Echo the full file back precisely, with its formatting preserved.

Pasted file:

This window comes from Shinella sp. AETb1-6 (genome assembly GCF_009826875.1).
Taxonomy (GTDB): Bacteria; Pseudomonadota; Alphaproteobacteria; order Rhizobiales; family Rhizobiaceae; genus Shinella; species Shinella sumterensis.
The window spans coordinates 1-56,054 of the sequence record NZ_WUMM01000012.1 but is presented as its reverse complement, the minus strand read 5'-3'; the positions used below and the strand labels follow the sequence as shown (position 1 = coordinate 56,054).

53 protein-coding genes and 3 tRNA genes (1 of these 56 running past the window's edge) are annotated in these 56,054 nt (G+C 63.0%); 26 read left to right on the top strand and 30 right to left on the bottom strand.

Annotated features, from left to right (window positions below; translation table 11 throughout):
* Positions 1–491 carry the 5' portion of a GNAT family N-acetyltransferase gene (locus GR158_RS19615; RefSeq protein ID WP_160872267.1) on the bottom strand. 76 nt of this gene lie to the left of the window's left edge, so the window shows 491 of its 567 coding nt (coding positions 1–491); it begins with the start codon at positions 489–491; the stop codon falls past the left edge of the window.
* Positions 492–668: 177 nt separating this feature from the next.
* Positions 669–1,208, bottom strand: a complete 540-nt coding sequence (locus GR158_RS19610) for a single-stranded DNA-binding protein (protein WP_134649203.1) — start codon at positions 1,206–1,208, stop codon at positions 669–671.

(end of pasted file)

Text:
This window comes from Shinella sp. AETb1-6 (genome assembly GCF_009826875.1).
Taxonomy (GTDB): Bacteria; Pseudomonadota; Alphaproteobacteria; order Rhizobiales; family Rhizobiaceae; genus Shinella; species Shinella sumterensis.
The window spans coordinates 1-56,054 of the sequence record NZ_WUMM01000012.1 but is presented as its reverse complement, the minus strand read 5'-3'; the positions used below and the strand labels follow the sequence as shown (position 1 = coordinate 56,054).

53 protein-coding genes and 3 tRNA genes (1 of these 56 running past the window's edge) are annotated in these 56,054 nt (G+C 63.0%); 26 read left to right on the top strand and 30 right to left on the bottom strand.

Annotated features, from left to right (window positions below; translation table 11 throughout):
* Positions 1–491 carry the 5' portion of a GNAT family N-acetyltransferase gene (locus GR158_RS19615; RefSeq protein ID WP_160872267.1) on the bottom strand. 76 nt of this gene lie to the left of the window's left edge, so the window shows 491 of its 567 coding nt (coding positions 1–491); it begins with the start codon at positions 489–491; the stop codon falls past the left edge of the window.
* Positions 492–668: 177 nt separating this feature from the next.
* Positions 669–1,208, bottom strand: a complete 540-nt coding sequence (locus GR158_RS19610) for a single-stranded DNA-binding protein (protein WP_134649203.1) — start codon at positions 1,206–1,208, stop codon at positions 669–671.